The later it gets the more I begin to worry. Before I was hoping that every delay would stretch itself out, calculating that if we were delayed just the right amount then we would arrive in Tacna at around 5am, thereby enabling me to hop straight onto a bus to Arequipa. Unfortunately we’ve now been delayed for just the wrong amount of time, and I calculate that we’ll arrive in Tacna at around 1am: too early to take a bus and too late to book into a hotel. And apparently Tacna is cold. Bugger.
Dinner wastes more time. I order lomo saltado without knowing why: it’s midnight, I’m not really hungry and it’s overpriced. At first I’m by myself, the gringo apart, feeling a bit like the school kid who isn’t allowed to sit at any of the other tables because he can’t whistle, or because he’s got ginger hair, or combed hair, or some other arbitrary reason for exclusion.
Eventually the buxom girl with blonde highlights came and sat with me. Holding conversation wasn’t easy – by that stage I’d worked out that Peruvian small talk deals almost exclusively with the relative cost of things and, knowing nothing about typical prices for lomo saltado in Peru, I had little to offer in this department. At one point I relinquished the tantalising fact of how much shepherd’s pie costs in a typical English pub; but no-one seemed to care.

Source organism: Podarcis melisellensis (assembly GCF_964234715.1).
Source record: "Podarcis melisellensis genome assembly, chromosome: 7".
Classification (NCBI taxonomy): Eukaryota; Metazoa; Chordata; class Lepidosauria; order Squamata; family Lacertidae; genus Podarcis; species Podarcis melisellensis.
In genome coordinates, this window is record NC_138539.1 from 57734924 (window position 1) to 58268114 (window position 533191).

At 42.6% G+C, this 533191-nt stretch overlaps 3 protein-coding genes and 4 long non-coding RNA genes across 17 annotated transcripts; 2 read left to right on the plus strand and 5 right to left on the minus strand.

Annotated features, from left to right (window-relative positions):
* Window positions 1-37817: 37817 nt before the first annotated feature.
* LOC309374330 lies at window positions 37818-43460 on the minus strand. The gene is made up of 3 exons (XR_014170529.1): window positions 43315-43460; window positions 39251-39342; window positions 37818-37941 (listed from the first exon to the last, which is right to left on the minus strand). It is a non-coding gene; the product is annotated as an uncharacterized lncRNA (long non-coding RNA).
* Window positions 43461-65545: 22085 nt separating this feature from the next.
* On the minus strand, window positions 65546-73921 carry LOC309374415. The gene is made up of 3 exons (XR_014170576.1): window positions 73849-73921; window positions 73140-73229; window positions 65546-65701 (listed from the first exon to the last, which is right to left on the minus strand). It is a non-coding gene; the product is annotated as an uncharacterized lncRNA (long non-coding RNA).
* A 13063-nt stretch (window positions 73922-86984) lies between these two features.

After much prodding and encouraging I managed to get out of my only friend that she’d lived in La Plata for 6 years working as a nurse and would come back for 3 months every year to see her two boys: four and seven years old. She sends money back to them in Lima, although what she sends back is worth less and less. But even though the Argentine peso is devaluing faster and faster it is still worth her while to stay in Argentina: there they pay 4 times what she would earn in Peru. She dreams of one day leaving Peru without having to leave her boys behind. As we leave the bus terminal she buys a smartphone from a street-seller for $200 US. “I can sell it to a cousin in Lima for twice as much.” I don’t doubt her; border towns are always the best places to buy cheap stuff.
As feared, we arrive at the terminal in Tacna at 00:30. It’s long and dark and quiet. The only place that’s open is a brightly-lit restaurant catering for lost men. The bus to Arequipa doesn’t leave until 4:15am.